Cataract surgeons appear to have growing confidence using presbyopia-correcting IOLs in patients with a history of keratorefractive surgery.
This article was reviewed by Arthur B. Cummings, MD
Though a history of keratorefractive surgery has generally been considered a contraindication to implantation of a presbyopia-correcting IOL, the landscape appears to be changing, according to findings of a survey of surgeons.
According to Arthur B. Cummings, MD, consultant eye surgeon and medical director, Wellington Eye Clinic, Dublin, Ireland, patients who have previously undergone keratorefractive procedures and enjoyed the benefits of good vision demand similar results after IOL surgery.
Dr. Cummings sought to identify current practices for using presbyopia-correcting IOLs in patients with a history of keratorefractive surgery by sending a survey to almost 150 colleagues regarded as experts in both keratorefractive and cataract surgery. Ninety surgeons replied, and their responses showed that approximately two-thirds were using presbyopia-correcting IOLs in this challenging population, and the majority of those users were satisfied with the outcomes.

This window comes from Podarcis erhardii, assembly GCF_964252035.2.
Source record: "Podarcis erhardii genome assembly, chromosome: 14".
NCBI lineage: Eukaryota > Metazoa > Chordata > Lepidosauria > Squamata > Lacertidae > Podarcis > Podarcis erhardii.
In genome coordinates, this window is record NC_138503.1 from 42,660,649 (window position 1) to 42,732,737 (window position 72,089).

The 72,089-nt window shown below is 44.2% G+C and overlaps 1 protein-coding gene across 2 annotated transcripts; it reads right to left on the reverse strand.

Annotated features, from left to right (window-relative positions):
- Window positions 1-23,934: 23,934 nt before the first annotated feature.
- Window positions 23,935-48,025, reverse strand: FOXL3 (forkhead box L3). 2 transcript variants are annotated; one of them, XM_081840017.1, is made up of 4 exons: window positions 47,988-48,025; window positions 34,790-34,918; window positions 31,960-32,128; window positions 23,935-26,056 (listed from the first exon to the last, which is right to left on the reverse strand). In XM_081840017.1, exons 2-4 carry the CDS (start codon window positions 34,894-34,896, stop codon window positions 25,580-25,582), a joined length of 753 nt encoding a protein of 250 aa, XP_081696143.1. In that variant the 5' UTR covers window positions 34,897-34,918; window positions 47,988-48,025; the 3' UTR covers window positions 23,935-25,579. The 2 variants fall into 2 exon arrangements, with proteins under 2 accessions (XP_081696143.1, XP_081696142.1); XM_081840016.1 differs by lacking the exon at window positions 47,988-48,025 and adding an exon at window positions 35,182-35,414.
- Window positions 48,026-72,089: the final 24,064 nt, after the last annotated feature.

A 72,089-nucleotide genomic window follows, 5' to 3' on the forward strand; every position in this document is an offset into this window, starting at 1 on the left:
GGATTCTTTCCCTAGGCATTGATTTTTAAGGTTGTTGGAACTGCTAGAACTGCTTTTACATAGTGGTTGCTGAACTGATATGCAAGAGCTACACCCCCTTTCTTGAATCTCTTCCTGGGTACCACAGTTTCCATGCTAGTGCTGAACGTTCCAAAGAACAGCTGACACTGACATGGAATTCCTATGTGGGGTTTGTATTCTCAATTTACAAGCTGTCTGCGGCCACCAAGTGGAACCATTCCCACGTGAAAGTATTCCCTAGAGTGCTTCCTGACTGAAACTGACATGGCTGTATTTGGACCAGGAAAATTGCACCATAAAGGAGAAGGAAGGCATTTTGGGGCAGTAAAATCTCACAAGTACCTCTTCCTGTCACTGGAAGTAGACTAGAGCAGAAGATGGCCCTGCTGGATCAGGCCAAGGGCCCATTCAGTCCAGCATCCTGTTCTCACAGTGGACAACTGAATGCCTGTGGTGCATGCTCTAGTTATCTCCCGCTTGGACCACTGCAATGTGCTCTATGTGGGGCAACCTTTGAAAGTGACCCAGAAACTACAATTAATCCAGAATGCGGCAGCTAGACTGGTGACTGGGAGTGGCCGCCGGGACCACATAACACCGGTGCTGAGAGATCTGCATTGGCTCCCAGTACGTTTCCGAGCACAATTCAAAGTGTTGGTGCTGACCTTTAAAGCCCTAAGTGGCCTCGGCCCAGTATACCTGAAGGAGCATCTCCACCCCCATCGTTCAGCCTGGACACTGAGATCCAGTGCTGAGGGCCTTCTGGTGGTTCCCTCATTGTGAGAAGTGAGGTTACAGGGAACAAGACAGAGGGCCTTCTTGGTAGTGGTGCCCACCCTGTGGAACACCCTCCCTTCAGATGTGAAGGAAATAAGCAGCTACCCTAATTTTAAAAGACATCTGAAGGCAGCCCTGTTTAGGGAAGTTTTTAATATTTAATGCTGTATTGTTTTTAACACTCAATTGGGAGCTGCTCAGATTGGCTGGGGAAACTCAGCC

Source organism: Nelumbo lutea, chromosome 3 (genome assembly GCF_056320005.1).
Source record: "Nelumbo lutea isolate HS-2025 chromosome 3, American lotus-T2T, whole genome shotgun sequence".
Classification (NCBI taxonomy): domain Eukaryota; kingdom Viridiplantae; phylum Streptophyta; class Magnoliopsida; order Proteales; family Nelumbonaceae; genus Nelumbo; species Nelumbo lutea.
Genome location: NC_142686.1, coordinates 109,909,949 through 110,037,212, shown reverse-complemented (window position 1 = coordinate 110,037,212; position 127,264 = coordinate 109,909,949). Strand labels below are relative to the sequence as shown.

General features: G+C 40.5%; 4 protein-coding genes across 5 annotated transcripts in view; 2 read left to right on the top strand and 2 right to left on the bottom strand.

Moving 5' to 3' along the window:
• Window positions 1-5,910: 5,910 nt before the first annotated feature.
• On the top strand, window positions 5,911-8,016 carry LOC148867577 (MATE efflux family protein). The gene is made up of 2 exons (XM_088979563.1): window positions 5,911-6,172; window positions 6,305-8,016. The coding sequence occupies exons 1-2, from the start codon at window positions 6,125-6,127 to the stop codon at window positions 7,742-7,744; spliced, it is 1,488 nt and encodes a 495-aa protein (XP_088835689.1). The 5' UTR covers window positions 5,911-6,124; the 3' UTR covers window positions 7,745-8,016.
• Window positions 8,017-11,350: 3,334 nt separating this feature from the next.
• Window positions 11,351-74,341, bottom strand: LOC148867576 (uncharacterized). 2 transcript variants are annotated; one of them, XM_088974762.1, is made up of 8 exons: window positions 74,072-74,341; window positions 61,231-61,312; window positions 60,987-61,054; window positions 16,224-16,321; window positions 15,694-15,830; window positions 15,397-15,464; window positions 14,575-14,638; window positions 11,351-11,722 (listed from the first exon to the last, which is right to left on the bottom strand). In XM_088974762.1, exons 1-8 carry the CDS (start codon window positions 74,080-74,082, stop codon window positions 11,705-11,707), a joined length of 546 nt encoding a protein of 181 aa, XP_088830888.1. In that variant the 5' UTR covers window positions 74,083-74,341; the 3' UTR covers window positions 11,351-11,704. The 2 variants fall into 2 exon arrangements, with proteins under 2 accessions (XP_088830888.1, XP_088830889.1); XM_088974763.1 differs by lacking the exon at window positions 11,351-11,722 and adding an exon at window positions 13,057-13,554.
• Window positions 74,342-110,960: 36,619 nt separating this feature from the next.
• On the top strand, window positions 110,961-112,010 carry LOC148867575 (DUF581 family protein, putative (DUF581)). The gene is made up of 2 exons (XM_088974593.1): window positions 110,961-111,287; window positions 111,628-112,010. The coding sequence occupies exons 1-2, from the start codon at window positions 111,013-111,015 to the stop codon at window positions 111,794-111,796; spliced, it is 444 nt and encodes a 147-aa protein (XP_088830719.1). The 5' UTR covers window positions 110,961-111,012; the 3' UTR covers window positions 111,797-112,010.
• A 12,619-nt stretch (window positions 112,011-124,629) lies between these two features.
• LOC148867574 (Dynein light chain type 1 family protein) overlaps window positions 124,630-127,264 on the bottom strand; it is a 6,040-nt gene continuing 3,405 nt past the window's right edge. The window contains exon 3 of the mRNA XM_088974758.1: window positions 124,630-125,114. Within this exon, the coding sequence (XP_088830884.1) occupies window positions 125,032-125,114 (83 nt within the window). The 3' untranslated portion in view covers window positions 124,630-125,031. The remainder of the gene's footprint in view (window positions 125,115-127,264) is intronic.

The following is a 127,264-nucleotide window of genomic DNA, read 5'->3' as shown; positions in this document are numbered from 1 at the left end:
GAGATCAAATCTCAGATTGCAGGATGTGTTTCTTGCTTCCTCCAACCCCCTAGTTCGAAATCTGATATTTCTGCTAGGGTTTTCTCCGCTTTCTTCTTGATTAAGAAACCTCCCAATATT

Additional data collected in the survey indicated that greater use of presbyopia-correcting IOLs in patients with a history of keratorefractive surgery was supported in part by the availability of new IOL technology and surgeon confidence gained from careful patient selection.
“When considering whether or not a patient is a good candidate for a presbyopia-correcting IOL, evaluation of corneal optics (i.e., higher order aberrations) and the state of the corneal surface were key,” Dr. Cummings said. “Patient personality, realistic expectations, and motivation also came forth as important issues.”